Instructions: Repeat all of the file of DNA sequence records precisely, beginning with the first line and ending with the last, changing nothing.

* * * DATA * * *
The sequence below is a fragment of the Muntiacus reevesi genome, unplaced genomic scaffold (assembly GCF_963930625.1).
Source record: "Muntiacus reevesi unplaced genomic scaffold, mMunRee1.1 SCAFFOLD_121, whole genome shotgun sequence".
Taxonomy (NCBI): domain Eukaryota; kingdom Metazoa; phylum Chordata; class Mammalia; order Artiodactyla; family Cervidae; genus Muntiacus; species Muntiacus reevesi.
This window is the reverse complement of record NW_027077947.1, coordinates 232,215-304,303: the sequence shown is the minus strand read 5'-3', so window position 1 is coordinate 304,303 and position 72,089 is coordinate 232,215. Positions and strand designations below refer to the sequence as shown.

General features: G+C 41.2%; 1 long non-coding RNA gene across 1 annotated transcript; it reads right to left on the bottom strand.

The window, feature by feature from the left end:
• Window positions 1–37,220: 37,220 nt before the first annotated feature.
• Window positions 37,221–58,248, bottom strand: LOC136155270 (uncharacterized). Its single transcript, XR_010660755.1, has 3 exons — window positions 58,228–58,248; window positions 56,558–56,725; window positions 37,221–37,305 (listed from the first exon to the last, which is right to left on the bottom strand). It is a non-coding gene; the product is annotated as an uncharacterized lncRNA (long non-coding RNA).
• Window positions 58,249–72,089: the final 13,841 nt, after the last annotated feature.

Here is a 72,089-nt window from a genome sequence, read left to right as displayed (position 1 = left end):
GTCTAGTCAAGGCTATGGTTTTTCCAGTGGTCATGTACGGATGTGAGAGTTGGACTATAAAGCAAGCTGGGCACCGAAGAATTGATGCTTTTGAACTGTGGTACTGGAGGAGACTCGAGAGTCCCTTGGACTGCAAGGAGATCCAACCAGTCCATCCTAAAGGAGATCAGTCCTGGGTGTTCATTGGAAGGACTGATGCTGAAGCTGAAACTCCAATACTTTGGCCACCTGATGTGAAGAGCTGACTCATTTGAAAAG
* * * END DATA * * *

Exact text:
The sequence below is a fragment of the Muntiacus reevesi genome, unplaced genomic scaffold (assembly GCF_963930625.1).
Source record: "Muntiacus reevesi unplaced genomic scaffold, mMunRee1.1 SCAFFOLD_121, whole genome shotgun sequence".
Taxonomy (NCBI): domain Eukaryota; kingdom Metazoa; phylum Chordata; class Mammalia; order Artiodactyla; family Cervidae; genus Muntiacus; species Muntiacus reevesi.
This window is the reverse complement of record NW_027077947.1, coordinates 232,215-304,303: the sequence shown is the minus strand read 5'-3', so window position 1 is coordinate 304,303 and position 72,089 is coordinate 232,215. Positions and strand designations below refer to the sequence as shown.

General features: G+C 41.2%; 1 long non-coding RNA gene across 1 annotated transcript; it reads right to left on the bottom strand.

The window, feature by feature from the left end:
• Window positions 1–37,220: 37,220 nt before the first annotated feature.
• Window positions 37,221–58,248, bottom strand: LOC136155270 (uncharacterized). Its single transcript, XR_010660755.1, has 3 exons — window positions 58,228–58,248; window positions 56,558–56,725; window positions 37,221–37,305 (listed from the first exon to the last, which is right to left on the bottom strand). It is a non-coding gene; the product is annotated as an uncharacterized lncRNA (long non-coding RNA).
• Window positions 58,249–72,089: the final 13,841 nt, after the last annotated feature.

Here is a 72,089-nt window from a genome sequence, read left to right as displayed (position 1 = left end):
GTCTAGTCAAGGCTATGGTTTTTCCAGTGGTCATGTACGGATGTGAGAGTTGGACTATAAAGCAAGCTGGGCACCGAAGAATTGATGCTTTTGAACTGTGGTACTGGAGGAGACTCGAGAGTCCCTTGGACTGCAAGGAGATCCAACCAGTCCATCCTAAAGGAGATCAGTCCTGGGTGTTCATTGGAAGGACTGATGCTGAAGCTGAAACTCCAATACTTTGGCCACCTGATGTGAAGAGCTGACTCATTTGAAAAG